What do you do? I use this thing called a law degree to empower my community and to help them understand what is happening to them. I co-founded Baltimore Action Legal Team after the uprisings in Baltimore because I knew I had to do my part to help people be free. We started by bailing out and assisting some of the hundreds who were arrested. We turned that moment into a community lawyering collective. Doing this work has forced me to relearn and rethink what I can do with my degree. It also makes me want to support young Black lawyers in connecting their knowledge to where and for whom it is most needed in our communities. I know bailing people out is just a small piece and it won’t get us to the finish line but we can’t just let people sit in jail because they can’t afford their freedom. As we bailout our people, our collective of lawyers is also supporting grassroots organizations that are working to change the rules and system that are designed to hurt us.
What is your why? Why do you do what you do? Dealing with this system is not easy. A lot of the people that I love have been impacted by the criminal injustice system. Even after I became an attorney, it was still difficult and I couldn’t always help my loved ones. Overall, Black people in this country do not have a constructive relationship with the legal system. I want to show our community that despite these systems conflating to oppress you, there are people that look like you and resources out there that can support you. I tell people I work with that I am willing to let you lead me in supporting you and that my work is about expanding beyond the criminal injustice system so we can be free.
What moment or experience motivated you to become an organizer/fighter of justice? Birth! I grew up in Harlem, in the 80s. Despite Harlem being known for drugs and violence, that wasn’t the Harlem I knew and loved. Of course, I saw bad things but we didn’t know we were going through all of this bad stuff at the time. I didn’t know what structural racism was or that ghettos and pockets of poverty were the result of intentional behavior. Right before law school, I started to understand that some of the things I was lived through were the result of racist policies, decades in the making. I started to understand the concepts of institutional and structural racism. The gentrification of my neighborhood opened my eyes. For example, my grandmother just couldn’t understand the concept of Starbucks when they first came to Harlem. My grandmother understands working hard, having a good time and taking care of your family. She kept asking me whether Starbucks was a library and couldn’t get that people would just be there for hours drinking coffee and talking. One day she stood outside Starbucks in her walker and stared at the people from the window like, “what are you all doing in there?” And the manager closed the blinds on her. When she told me what happened, I had so many emotions. That minor interaction is how I came to understand privilege, cultures clashing and crushing displacement. All of this led me to do this work.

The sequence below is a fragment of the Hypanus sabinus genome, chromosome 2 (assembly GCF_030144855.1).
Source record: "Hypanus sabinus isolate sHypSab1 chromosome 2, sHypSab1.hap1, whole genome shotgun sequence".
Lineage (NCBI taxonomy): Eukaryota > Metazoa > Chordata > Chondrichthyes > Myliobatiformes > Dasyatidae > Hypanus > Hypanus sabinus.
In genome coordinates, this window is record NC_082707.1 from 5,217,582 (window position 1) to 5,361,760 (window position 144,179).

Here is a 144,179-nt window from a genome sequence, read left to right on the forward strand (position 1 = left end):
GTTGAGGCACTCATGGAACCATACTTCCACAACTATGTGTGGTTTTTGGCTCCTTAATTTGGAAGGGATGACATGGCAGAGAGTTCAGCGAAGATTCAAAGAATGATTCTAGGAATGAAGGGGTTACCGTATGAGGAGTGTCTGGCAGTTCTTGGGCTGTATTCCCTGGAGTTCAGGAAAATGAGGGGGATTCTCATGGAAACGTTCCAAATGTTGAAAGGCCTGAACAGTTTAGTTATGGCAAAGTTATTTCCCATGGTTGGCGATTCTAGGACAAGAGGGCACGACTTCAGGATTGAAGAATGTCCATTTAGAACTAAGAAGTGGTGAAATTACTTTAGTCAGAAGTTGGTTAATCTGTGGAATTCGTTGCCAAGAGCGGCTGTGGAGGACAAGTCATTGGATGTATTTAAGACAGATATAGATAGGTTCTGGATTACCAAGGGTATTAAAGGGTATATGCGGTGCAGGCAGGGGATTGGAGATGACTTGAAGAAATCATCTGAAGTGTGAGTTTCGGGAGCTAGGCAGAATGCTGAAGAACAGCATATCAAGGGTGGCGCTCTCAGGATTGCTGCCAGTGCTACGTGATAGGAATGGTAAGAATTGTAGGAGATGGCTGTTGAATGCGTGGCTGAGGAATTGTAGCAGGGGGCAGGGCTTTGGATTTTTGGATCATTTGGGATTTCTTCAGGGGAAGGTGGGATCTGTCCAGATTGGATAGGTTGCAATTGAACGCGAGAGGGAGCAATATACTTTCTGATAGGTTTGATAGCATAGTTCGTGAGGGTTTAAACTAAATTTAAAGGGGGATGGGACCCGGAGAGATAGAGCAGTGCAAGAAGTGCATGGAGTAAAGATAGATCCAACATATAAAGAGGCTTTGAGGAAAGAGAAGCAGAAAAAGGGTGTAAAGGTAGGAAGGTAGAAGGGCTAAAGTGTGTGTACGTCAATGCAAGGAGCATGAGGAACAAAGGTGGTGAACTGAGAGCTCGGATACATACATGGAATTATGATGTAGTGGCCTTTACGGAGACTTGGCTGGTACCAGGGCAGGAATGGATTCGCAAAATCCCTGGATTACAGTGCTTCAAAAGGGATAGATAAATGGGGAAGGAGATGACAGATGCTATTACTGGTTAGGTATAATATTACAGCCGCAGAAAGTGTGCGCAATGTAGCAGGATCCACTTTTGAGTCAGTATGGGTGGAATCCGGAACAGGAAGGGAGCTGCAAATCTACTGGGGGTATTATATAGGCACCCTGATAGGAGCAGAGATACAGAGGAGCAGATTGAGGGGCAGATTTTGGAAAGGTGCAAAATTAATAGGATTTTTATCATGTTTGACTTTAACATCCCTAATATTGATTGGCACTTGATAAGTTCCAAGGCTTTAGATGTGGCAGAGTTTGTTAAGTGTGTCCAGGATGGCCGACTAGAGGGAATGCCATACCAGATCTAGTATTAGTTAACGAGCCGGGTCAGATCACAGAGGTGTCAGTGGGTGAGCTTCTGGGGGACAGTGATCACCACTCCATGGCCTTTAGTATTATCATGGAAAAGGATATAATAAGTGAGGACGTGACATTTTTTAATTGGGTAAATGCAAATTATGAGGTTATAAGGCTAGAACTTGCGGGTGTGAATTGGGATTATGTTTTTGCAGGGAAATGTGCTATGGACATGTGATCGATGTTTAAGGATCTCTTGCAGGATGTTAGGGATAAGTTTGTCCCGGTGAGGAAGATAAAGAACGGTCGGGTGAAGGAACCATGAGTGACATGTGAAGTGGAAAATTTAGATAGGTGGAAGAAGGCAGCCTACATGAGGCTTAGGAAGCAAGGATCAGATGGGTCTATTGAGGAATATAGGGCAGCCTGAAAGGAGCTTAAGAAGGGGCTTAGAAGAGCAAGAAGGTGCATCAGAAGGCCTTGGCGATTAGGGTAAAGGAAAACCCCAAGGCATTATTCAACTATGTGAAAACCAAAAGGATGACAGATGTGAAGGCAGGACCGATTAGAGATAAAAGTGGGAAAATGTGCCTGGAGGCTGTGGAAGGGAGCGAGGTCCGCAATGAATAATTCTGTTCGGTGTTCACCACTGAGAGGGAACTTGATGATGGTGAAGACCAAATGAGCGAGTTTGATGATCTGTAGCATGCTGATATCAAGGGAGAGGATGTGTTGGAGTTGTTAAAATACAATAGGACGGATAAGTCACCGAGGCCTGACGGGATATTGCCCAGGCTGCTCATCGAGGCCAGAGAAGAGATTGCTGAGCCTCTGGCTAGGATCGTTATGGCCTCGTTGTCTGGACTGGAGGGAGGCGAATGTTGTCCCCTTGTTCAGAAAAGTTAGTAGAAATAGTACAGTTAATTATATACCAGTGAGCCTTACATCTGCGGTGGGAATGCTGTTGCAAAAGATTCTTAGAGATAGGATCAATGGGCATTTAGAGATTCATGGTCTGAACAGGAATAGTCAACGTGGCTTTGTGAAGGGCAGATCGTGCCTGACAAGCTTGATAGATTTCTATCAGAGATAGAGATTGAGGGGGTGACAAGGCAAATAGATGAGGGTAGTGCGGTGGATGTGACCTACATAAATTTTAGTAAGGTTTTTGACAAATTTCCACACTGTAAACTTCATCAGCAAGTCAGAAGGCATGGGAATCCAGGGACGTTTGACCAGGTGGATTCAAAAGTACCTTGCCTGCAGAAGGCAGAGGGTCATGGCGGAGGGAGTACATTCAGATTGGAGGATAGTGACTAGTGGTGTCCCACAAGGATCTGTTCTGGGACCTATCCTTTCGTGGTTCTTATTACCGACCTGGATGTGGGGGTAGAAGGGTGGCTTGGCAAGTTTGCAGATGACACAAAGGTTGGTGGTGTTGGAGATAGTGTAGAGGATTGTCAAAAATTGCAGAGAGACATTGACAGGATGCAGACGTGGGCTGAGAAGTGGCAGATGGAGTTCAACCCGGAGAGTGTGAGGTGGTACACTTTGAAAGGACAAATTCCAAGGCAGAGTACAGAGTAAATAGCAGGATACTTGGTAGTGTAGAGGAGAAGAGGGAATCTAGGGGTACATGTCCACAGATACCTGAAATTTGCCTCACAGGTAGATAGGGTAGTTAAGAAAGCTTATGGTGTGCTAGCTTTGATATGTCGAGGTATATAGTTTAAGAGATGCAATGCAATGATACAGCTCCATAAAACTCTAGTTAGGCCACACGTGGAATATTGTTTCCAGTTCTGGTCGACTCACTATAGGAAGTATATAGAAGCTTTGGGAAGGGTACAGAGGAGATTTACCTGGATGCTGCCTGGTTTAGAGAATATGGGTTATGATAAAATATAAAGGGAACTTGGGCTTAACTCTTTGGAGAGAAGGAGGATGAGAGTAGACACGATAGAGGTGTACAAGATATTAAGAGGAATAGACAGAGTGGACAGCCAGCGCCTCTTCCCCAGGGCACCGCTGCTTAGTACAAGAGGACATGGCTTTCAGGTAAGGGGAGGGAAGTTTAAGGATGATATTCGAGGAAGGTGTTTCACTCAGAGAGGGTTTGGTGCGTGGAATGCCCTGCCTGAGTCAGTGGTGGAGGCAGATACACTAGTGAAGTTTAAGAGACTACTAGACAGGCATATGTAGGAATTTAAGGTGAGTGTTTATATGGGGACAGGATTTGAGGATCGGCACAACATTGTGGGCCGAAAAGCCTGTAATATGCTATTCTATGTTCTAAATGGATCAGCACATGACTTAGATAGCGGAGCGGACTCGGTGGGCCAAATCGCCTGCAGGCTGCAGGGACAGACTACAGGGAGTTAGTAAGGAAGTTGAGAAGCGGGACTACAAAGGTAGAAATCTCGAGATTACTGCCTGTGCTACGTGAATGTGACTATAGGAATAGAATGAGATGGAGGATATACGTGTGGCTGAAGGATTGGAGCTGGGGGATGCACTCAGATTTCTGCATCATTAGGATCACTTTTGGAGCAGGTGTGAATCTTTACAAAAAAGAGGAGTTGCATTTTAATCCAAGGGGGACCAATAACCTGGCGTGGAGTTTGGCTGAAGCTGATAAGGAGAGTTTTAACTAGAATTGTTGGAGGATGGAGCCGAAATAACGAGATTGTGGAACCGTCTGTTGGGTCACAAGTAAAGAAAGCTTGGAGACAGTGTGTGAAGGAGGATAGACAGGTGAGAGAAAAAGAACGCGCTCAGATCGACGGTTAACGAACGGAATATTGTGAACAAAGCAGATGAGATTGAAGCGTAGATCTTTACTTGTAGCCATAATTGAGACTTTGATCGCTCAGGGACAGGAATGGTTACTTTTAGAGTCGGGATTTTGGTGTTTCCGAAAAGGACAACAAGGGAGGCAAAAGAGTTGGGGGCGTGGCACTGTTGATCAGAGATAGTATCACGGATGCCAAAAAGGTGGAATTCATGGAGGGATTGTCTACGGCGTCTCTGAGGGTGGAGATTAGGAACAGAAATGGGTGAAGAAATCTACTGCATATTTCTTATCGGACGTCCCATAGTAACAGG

When were you most proud of yourself or your work? After I graduated law school and went to visit my grandma, everyone in her building was congratulating me. I asked my grandma how everyone knew I graduated and she said, because “I told them if I whip your ass, I can get out of jail before you leave the hospital.” She was hilarious, but what she was really saying was that “my granddaughter has tools to help me.” Anytime someone can say that my interaction with Iman helped me out, I’m good. That’s what I try to do every day.
The ask: As a natural giver, it’s always very hard for me to ask for help or identify ways for people to help me. If you have skills that will help me do this job better, hit me up. If you would like to learn how to help your community, hit me up. And if you have the means, please donate to our Mama’s Bailout campaign by clicking on the donate button.